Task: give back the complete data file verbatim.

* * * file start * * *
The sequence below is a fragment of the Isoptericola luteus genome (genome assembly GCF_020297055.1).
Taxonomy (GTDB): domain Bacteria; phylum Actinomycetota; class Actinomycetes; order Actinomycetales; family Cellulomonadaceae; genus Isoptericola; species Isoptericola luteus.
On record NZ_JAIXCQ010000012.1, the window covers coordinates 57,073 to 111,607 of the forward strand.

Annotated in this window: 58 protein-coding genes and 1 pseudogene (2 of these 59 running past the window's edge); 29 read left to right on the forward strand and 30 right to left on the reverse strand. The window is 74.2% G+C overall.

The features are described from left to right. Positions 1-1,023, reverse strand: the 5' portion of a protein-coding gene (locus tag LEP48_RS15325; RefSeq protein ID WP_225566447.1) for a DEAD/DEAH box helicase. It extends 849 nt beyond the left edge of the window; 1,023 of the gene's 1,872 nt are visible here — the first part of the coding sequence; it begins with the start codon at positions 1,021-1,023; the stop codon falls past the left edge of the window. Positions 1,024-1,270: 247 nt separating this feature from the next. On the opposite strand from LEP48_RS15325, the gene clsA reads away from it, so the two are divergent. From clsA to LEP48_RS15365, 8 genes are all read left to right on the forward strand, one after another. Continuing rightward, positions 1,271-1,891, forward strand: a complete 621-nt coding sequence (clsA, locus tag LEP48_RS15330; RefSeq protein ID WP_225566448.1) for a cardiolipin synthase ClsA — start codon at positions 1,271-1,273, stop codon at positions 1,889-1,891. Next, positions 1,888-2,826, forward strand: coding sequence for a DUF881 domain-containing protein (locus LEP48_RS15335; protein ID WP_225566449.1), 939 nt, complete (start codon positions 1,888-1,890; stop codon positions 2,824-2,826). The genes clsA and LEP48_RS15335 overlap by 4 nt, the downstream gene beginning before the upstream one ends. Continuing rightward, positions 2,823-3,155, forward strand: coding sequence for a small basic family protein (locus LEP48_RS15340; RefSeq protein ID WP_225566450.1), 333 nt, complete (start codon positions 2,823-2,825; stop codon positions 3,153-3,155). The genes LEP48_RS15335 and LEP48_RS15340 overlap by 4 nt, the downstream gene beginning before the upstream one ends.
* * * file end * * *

The sequence below is a fragment of the Isoptericola luteus genome (genome assembly GCF_020297055.1).
Taxonomy (GTDB): domain Bacteria; phylum Actinomycetota; class Actinomycetes; order Actinomycetales; family Cellulomonadaceae; genus Isoptericola; species Isoptericola luteus.
On record NZ_JAIXCQ010000012.1, the window covers coordinates 57,073 to 111,607 of the forward strand.

Annotated in this window: 58 protein-coding genes and 1 pseudogene (2 of these 59 running past the window's edge); 29 read left to right on the forward strand and 30 right to left on the reverse strand. The window is 74.2% G+C overall.

The features are described from left to right. Positions 1-1,023, reverse strand: the 5' portion of a protein-coding gene (locus tag LEP48_RS15325; RefSeq protein ID WP_225566447.1) for a DEAD/DEAH box helicase. It extends 849 nt beyond the left edge of the window; 1,023 of the gene's 1,872 nt are visible here — the first part of the coding sequence; it begins with the start codon at positions 1,021-1,023; the stop codon falls past the left edge of the window. Positions 1,024-1,270: 247 nt separating this feature from the next. On the opposite strand from LEP48_RS15325, the gene clsA reads away from it, so the two are divergent. From clsA to LEP48_RS15365, 8 genes are all read left to right on the forward strand, one after another. Continuing rightward, positions 1,271-1,891, forward strand: a complete 621-nt coding sequence (clsA, locus tag LEP48_RS15330; RefSeq protein ID WP_225566448.1) for a cardiolipin synthase ClsA — start codon at positions 1,271-1,273, stop codon at positions 1,889-1,891. Next, positions 1,888-2,826, forward strand: coding sequence for a DUF881 domain-containing protein (locus LEP48_RS15335; protein ID WP_225566449.1), 939 nt, complete (start codon positions 1,888-1,890; stop codon positions 2,824-2,826). The genes clsA and LEP48_RS15335 overlap by 4 nt, the downstream gene beginning before the upstream one ends. Continuing rightward, positions 2,823-3,155, forward strand: coding sequence for a small basic family protein (locus LEP48_RS15340; RefSeq protein ID WP_225566450.1), 333 nt, complete (start codon positions 2,823-2,825; stop codon positions 3,153-3,155). The genes LEP48_RS15335 and LEP48_RS15340 overlap by 4 nt, the downstream gene beginning before the upstream one ends.